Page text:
Speculators also participate in less traditional financial markets, such as the foreign exchange (forex) and commodities markets. The forex market is where investors trade one currency for another in the hopes of making money off the price fluctuations of a particular currency.

The commodities market includes the sale of items such as gold, oil, and agricultural goods. Speculators buy and sell these products in the hopes of making money off dramatic price changes.

Cryptocurrency prices, like stocks and bonds, are based on supply and demand from investors. But cryptocurrencies tend to experience significant volatility and their global markets are often lacking in regulatory oversight creating additional risk for speculators.

Finally, many speculators participate in angel investing and venture capital. This type of investing generally involves buying shares of a private company to help it grow. This tends to carry a higher risk, because the companies are often young and haven’t proven themselves yet. But they can also result in substantial financial returns.

It’s important to note that speculation is an advanced investment strategy and requires significant technical analysis. It’s not an ideal strategy for the average investor. Additionally, while speculators can make a lot of money, they also face the potential of substantial financial losses, sometimes losing more than their initial investment.

What are the principles of speculation?

Though speculation comes in many forms, there are a few key principles involved:

  1. Time horizon: Speculators tend to buy assets to hold for a timeline of less than one year. For speculators engaging in day-trading, this timeline is significantly shorter.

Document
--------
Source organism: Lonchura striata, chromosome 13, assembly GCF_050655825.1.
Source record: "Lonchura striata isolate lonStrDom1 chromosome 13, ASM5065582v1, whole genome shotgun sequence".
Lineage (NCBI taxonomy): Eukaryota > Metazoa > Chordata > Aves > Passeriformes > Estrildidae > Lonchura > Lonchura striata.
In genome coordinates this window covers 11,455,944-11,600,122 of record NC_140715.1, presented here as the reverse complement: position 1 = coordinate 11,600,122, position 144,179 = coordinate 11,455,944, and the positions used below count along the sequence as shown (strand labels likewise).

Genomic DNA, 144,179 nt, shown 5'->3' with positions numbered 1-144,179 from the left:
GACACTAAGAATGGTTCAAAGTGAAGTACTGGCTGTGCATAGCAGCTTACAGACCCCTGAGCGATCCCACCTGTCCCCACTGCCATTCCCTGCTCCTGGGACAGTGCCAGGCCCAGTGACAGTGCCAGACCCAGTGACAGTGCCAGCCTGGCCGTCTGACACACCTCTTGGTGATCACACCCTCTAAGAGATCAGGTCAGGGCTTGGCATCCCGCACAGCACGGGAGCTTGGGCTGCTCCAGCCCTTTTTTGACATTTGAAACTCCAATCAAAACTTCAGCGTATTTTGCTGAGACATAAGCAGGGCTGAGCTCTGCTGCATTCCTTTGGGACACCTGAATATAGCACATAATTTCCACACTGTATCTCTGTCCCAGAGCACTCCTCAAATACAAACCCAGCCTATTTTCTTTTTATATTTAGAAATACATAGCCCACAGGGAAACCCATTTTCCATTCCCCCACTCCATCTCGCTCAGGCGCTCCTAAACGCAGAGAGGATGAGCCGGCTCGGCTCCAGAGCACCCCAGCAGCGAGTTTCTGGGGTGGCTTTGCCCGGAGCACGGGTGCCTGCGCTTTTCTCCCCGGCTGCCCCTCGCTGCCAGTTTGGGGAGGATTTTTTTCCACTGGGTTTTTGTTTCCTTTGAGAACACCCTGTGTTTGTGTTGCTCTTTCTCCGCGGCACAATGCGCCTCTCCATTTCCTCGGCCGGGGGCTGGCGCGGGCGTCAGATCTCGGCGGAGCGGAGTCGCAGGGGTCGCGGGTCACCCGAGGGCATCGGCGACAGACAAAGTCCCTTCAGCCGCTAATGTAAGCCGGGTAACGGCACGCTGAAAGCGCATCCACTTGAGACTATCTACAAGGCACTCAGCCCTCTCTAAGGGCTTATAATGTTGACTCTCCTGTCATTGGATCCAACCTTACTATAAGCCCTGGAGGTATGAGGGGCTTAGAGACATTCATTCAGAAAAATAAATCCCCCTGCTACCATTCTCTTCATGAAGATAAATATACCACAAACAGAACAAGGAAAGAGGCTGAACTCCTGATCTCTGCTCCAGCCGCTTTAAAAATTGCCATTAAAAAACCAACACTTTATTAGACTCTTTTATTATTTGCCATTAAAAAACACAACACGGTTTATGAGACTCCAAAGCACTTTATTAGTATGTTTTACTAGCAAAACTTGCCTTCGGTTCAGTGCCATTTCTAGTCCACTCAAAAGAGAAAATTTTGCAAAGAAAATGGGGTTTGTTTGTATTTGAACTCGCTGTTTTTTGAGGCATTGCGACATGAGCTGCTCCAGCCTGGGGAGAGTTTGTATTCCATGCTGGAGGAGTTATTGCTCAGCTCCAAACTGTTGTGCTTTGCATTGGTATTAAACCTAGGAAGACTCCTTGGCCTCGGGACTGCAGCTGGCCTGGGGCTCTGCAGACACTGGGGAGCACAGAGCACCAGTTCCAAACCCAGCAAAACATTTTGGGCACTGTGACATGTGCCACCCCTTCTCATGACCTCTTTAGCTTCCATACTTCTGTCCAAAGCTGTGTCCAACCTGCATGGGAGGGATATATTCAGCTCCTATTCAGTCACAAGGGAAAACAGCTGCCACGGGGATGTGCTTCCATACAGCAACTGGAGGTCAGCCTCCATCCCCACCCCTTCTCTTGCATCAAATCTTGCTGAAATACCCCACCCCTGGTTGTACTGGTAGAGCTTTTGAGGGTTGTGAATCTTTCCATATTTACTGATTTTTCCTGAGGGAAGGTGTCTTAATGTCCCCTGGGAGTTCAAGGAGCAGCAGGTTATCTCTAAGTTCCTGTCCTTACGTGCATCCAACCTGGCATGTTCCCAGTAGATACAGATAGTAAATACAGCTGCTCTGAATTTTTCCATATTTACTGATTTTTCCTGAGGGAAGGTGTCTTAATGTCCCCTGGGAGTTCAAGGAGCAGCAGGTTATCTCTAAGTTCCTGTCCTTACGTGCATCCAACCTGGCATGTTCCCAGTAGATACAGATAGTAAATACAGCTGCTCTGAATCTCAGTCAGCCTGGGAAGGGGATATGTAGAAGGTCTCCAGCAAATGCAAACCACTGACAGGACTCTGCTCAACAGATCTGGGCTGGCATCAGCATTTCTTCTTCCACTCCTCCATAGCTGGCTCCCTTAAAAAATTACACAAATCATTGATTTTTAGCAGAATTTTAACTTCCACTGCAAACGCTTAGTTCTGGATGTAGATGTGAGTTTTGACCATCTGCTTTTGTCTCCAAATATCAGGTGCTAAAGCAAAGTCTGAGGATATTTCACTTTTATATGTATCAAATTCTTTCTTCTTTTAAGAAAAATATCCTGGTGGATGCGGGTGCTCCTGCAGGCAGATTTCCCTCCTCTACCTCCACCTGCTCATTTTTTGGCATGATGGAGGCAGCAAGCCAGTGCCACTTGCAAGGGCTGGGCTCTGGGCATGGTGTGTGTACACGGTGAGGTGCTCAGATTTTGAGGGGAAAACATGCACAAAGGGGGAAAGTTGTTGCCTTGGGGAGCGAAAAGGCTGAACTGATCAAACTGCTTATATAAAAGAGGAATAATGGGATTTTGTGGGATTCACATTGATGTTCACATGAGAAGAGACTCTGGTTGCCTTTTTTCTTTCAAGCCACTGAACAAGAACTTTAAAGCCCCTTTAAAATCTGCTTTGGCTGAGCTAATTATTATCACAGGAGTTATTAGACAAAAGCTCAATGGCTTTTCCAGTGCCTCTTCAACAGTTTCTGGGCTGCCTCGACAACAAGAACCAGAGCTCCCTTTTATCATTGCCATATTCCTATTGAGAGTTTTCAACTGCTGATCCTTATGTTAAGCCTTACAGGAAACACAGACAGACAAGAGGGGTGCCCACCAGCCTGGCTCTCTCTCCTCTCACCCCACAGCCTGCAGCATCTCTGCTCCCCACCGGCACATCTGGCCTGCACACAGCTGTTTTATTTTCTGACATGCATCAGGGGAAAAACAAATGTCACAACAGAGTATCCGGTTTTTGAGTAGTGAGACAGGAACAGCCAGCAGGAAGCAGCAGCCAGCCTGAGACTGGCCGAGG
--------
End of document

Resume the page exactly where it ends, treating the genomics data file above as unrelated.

2. Level of risk: Speculators tend to engage in high-risk investing.
  3. Investor attitude: Speculators are aggressive investors, in that they’re willing to take action to make a lot of money in a short period.
  4. Decision criteria: Because they hope to make a lot of money in a short period, there’s generally a lot of technical analysis that goes into speculators’ investment decisions.

What are the types of speculators?

A speculator is someone who engages in high-risk investing with the hopes of a higher return. While all speculators have the same end-goal of making money, there are a few different types of speculation in which they might engage.

  1. A bull speculator is one who expects the market price of a particular security or asset to increase. These speculators expect the price to increase substantially, so they invest in the hopes that they can sell later for a profit. If the investor is correct and the price rises, they’ll make money. But if the price decreases, they’ll lose part of their initial investment.
  2. A bear speculator is one who expects the market price of a particular security or asset to fall. This speculator sells the securities before the price drops, often with the hopes of repurchasing at a lower price. If the investor is wrong and the price continues to increase rather than decreasing, they may lose out on potential earnings from having sold too early.
  3. A stag speculator, also known as a day trader, is someone who buys stocks with the hopes of selling them right away for a profit. A stag speculator is like a bull speculator, where they expect the price of an asset to increase so they can sell for a profit. But a stag investor speculates with the hopes of selling within a day or so.
  4. A lame-duck speculator is one who’s lost a significant amount of money in the stock market or who’s unable to meet their obligations. The roots of the term lame-duck stem from the stock market, with its use dating back as far as the late 1700s. In more recent years, the term has been used in reference politics rather than investing.